"Democrats from both houses have sent the Governor a reasonable and responsible $12.8 billion package that provides a solid down payment toward resolving our budget deficit."
"Simply put, our plan is balanced and fair. It protects vital public services that Californians care most about - our schools, our police and our firefighters."
"These are real cuts to vital programs, but we will not balance this budget through cuts alone. A balanced approach of cuts and additional revenue is, I believe, a better way."
"Democrats will not ask for sacrifices from those who can least afford them without asking more of those who can.
The Governor's veto threat is a disappointment."
CA Assembly & CA Senate votes on passage to raise VLF
As previously reported by LBReport.com, the Howard Jarvis Taxpayers Association had blasted the legislation an end-run around Prop. 13's requirement for a 2/3 vote in both the Assembly and Senate to raise taxes...and vowed a court fight to challenge the increase in what it calls the "car tax." The Jarvis group called the VLF "a very regressive tax falling disproportionately on working class California families."
VOTES - ROLL CALL
MEASURE: ABX1 4
TOPIC: Vehicle license fees.
LOCATION: ASM. FLOOR
MOTION: AB4 Wesson Assembly Third Reading First Extraordinary Session
(AYES 45. NOES 34.) (PASS)
Berg, Bermudez, Calderon, Canciamilla, Chan, Chavez, Chu, Cohn, Corbett, Diaz, Dutra, Dymally, Firebaugh, Frommer, Goldberg, Hancock, Jerome Horton, Jackson, Kehoe, Koretz, Laird Leno, Levine, Lieber, Liu, Longville, Lowenthal, Montanez. Mullin, Nakano, Nation, Negrete McLeod, Nunez, Oropeza, Pavley, Reyes, Ridley-Thomas, Salinas, Simitian, Steinberg, Vargas, Wiggins, Wolk, Yee, Wesson
Aghazarian, Bates, Benoit, Bogh, Cogdill, Correa, Cox, Daucher, Dutton, Garcia, Harman, Haynes, Shirley Horton, Houston, Keene, La Malfa, La Suer, Leslie, Maddox, Maldonado, Matthews, Maze, McCarthy, Mountjoy, Nakanishi, Pacheco, Parra, Plescia, Richman, Runner, Samuelian, Spitzer. Strickland, Wyland
ABSENT, ABSTAINING, OR NOT VOTING
Jan. 21, 2003 LB City Council resolution re VLF
WHEREAS, the VLF backfill accounts for $27 million in the general fund, which equates to approximately 10% of our general fund budget, with roughly two-thirds of that funding committed to support essential public safety services for our residents; and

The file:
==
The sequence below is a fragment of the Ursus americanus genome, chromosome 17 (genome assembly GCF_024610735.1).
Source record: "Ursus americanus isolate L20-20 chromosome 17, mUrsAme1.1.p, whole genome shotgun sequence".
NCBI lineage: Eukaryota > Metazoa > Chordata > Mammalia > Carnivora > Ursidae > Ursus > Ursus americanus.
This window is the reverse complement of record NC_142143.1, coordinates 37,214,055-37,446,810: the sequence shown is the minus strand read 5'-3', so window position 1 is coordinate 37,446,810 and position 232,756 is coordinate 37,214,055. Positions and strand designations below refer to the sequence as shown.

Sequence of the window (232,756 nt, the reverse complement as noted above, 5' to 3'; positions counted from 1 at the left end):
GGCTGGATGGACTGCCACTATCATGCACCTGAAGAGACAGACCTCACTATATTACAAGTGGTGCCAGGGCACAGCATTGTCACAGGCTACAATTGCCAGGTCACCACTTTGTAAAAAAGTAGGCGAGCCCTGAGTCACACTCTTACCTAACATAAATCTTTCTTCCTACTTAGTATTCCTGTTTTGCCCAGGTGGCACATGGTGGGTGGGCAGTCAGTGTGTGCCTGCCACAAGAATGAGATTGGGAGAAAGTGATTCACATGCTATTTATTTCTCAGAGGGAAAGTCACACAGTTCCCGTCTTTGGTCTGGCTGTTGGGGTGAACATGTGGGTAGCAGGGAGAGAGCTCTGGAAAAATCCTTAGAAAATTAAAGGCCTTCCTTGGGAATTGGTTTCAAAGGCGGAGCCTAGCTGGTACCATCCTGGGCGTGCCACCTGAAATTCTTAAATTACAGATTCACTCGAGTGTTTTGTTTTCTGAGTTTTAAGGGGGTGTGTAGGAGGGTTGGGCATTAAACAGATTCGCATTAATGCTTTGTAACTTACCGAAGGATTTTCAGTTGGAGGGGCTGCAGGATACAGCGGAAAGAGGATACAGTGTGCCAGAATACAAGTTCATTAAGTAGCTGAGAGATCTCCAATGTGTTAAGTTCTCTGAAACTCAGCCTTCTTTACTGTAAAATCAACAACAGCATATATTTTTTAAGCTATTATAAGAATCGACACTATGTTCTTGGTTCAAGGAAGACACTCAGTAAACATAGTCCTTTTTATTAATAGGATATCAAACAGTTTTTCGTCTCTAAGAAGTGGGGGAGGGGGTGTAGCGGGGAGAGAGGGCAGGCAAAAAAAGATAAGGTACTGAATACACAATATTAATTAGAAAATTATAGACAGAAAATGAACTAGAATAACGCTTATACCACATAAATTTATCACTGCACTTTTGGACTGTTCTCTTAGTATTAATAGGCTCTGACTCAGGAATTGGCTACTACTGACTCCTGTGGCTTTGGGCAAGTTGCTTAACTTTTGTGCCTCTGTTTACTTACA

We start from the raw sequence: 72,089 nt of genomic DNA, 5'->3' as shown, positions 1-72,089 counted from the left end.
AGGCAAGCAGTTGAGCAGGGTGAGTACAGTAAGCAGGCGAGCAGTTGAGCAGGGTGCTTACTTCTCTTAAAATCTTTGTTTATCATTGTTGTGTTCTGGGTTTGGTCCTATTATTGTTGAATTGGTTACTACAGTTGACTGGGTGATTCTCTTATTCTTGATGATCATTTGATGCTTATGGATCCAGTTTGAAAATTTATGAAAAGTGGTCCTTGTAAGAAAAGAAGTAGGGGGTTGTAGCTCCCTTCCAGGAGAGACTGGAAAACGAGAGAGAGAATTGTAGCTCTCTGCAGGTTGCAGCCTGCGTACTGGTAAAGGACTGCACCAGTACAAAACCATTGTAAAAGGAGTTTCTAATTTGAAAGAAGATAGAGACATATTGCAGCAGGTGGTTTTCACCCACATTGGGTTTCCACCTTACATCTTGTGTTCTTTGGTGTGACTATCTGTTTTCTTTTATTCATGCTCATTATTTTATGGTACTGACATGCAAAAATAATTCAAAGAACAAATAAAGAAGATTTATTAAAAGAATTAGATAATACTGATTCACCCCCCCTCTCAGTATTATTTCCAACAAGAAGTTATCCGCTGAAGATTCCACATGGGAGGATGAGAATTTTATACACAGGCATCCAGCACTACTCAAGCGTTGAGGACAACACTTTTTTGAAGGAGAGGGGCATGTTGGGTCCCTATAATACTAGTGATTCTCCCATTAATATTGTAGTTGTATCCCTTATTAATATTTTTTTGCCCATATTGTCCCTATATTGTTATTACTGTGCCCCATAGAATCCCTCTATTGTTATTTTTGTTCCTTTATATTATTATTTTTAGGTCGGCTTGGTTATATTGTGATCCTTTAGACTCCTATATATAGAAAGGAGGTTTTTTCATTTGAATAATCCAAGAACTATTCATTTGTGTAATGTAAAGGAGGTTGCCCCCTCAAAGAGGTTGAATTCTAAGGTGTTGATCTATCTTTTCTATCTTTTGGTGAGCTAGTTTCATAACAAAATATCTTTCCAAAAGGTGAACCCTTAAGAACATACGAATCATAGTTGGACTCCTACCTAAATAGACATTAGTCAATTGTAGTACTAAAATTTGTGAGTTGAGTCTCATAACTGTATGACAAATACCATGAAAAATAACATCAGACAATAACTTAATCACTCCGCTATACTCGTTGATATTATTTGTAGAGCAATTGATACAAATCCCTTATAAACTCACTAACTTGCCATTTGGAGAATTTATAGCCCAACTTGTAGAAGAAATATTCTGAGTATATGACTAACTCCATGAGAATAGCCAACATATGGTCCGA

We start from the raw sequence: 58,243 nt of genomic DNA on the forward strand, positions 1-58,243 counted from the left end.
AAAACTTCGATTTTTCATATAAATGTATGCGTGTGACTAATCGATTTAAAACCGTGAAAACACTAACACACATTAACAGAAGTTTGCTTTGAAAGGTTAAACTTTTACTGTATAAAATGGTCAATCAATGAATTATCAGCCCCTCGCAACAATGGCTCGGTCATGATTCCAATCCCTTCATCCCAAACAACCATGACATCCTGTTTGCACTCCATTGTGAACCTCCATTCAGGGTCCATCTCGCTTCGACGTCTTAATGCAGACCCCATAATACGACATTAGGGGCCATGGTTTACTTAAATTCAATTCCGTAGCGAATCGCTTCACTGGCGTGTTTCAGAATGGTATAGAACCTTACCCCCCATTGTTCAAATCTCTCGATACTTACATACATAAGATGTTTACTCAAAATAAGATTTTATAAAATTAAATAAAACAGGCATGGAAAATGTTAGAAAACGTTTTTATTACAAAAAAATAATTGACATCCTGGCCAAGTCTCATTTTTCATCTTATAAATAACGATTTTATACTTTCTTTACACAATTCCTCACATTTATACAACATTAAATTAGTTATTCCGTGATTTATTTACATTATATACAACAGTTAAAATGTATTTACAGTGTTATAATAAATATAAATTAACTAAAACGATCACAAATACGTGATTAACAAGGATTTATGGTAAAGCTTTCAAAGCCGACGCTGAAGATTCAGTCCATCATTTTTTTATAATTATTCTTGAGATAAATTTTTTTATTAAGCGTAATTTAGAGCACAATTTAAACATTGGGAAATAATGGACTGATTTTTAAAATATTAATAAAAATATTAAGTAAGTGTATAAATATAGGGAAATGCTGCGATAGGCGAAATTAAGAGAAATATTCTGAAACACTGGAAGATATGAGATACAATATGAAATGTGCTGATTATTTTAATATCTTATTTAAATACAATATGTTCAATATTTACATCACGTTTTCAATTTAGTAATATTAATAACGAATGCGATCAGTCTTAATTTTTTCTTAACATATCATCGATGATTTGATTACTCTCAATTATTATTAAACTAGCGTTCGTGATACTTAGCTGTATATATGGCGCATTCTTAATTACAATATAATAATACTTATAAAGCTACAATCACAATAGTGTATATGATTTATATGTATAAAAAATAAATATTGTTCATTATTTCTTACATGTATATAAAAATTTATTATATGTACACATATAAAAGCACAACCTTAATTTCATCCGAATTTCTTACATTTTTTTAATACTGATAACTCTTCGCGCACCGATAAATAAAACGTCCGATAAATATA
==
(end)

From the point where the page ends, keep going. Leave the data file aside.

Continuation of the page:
WHEREAS, revenues derived from the VLF and backfill are of critical importance in funding vital local public health and safety services; and
WHEREAS, any failure by the Legislature to maintain the VLF backfill or
restore the VLF to pre-rebate levels will cause widespread disruption in local
government services essential to the well-being of California citizens and their cities
and counties; and
WHEREAS, Governor Davis' proposal to divert $4 billion in local VLF backfill payments over the next 17 months fails to honor the 1998 commitment and is a direct assault on local services that will be felt by every California resident; and
WHEREAS, Long Beach alone could lose up to $12 million this fiscal year and another $19 million next Fiscal Year (FY 04); and
WHEREAS, before hearing of the Governor's new proposal, Long Beach City staff had already begun developing a three-year plan to address the City's structural deficit, which included serious reductions in service, significant impacts to employee compensation and/or benefits, and approximately a 15 percent reduction in the City's workforce; and
WHEREAS, without the consideration of the Governor's budget proposal, the City of Long Beach was already facing potential layoffs in key departments and with this proposal, layoffs will be certain and swifter than we had anticipated, with even public safety personnel at risk of job loss; and
WHEREAS, cities are limited in raising fees and taxes by Proposition 218, while the State has the ability to do this without the requisite vote of the people; and
WHEREAS, the City of Long Beach currently loses over $15 million annually in property taxes to the State, due to the revenue shift created by the Educational Revenue Augmentation Fund (ERAF) in 1991; and
WHEREAS, shifting $4.2 billion in locally controlled revenues for local services is neither equitable nor fair. No state program or department has been asked to shoulder such a disproportionate share of the budget pain. These cuts come on top of the nearly $5 billion each year that is transferred from local services to fund state obligations
NOW, THEREFORE, the City Council of the City of Long Beach resolves
Section 1. That if the state General Fund can no longer afford the expense of part or all of the VLF "backfill" that the Legislature and Governor of California are hereby respectfully urged to implement the provisions of current law providing for the reduction of the VLF offset in bad economic times and to restore the VLF in an amount necessary to reduce the VLF backfill.
Sec. 2. That the City of Long Beach hereby expresses its profound appreciation to the legislators who support such VLF restoration legislation.